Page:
Scope of Practice - The procedures, actions, and processes that a healthcare professional is permitted to undertake in keeping with the terms of their professional license. The scope of practice is limited to that which the law allows for specific education and experience, and specific demonstrated competency.
In Ohio, the scope of practice of “Respiratory Care” and "Respiratory Care Professional" are defined in the Ohio Revised Code (ORC 4761.01). These definitions have been clarified by the Board in the Ohio Administrative Code (OAC 4761-7-03).
Recognizing numerous overlaps in clinical practice with other licensed healthcare professionals, ORC 4761 is “non-restrictive” and exempts other licensed professionals and their employees, as long as they are within their scopes of practice and competence, in compliance with their laws and rules, and do not claim to be respiratory therapists. Additionally, some credentialed polysomnographic technologists and hyperbaric technologists are also exempted under specific circumstances. And there are exemptions for students, federal employees, and non-Ohio residents. Exemptions are listed and described in ORC 4761.10 and in ORC 4761.11.
If you have questions regarding what does or does not fit within the scope of practice for a licensed Respiratory Care Professional in Ohio, then please email the Ohio Respiratory Care Board and your inquiries can be addressed by the Board’s Scope of Practice Committee. The Board’s Scope of Practice Committee has considered several questions regarding scope of practice submitted by licensees. Click HERE to see some frequently asked questions regarding the scope of practice.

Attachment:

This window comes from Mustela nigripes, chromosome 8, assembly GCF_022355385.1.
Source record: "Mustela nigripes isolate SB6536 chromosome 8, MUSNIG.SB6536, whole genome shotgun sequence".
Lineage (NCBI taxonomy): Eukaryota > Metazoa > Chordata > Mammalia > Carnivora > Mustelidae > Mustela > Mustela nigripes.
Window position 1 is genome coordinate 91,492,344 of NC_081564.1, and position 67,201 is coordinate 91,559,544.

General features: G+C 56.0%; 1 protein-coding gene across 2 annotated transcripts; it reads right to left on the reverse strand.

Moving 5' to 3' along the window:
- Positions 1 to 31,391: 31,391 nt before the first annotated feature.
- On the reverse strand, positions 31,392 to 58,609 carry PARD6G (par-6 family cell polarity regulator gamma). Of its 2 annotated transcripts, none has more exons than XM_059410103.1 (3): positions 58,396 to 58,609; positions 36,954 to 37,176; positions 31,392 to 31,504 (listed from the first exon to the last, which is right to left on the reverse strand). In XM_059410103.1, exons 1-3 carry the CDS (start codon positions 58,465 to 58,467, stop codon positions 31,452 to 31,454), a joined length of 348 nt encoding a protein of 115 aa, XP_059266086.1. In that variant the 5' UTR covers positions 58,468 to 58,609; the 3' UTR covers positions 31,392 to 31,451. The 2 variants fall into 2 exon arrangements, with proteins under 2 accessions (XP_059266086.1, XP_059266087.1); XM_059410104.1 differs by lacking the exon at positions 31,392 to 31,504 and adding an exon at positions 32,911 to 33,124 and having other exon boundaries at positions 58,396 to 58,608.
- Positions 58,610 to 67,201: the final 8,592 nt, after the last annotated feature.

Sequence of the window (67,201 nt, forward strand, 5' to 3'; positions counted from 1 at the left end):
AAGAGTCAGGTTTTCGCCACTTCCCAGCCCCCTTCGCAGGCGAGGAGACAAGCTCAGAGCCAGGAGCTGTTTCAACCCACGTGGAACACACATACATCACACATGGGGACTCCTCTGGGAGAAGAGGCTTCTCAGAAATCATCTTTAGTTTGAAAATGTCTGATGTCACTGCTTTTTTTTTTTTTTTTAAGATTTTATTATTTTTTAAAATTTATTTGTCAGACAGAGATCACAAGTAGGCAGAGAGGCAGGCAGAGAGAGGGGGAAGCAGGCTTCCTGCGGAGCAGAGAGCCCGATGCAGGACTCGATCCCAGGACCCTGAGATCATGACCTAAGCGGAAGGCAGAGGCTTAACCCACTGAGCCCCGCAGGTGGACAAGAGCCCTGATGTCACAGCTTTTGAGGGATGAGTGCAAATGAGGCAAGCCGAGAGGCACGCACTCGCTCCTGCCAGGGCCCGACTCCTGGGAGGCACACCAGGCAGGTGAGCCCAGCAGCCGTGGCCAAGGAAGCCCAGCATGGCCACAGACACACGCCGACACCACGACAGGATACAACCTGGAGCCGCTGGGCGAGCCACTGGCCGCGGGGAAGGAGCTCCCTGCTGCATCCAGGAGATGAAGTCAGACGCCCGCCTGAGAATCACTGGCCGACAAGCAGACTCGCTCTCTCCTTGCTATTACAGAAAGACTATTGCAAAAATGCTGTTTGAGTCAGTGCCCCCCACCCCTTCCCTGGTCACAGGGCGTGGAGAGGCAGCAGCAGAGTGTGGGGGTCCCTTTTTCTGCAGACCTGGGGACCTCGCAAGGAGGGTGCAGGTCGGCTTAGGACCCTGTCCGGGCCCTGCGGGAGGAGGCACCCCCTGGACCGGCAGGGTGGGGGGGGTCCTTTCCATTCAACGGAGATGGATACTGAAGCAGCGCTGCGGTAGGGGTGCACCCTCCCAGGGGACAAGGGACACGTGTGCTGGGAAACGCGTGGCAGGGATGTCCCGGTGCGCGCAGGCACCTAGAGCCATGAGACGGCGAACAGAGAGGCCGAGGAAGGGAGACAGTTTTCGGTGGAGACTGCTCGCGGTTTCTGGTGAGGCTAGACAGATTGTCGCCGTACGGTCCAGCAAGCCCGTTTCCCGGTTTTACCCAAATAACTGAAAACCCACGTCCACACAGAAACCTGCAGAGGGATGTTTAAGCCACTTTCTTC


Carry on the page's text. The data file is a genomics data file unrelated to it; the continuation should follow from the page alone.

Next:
Position Statements on the Practice of Respiratory Care - Unlike a statute or rule, upon which the Board may rely as an independent basis for initiating disciplinary action, a position statement does not have the force and effect of law. Position statements are used to state the Ohio Respiratory Care Board's policy, promote certain minimum guidelines, and highlight safety concerns. Through a position statement, the Board can also put the public and the profession on notice of what it considers to be the appropriate standard of care.
The Board cannot initiate disciplinary action solely for a licensee's failure to comply with a stated Board position. However, the Board does have statutory authority under Chapters 4761.09 of the Ohio Revised Code, to pursue individual disciplinary actions and under rule 4761-10-01 (I)(1) of the Ohio Administrative Code, the Board can use position statement to determine adherence with acceptable and prevailing professional standards and guidelines for the practice of respiratory care.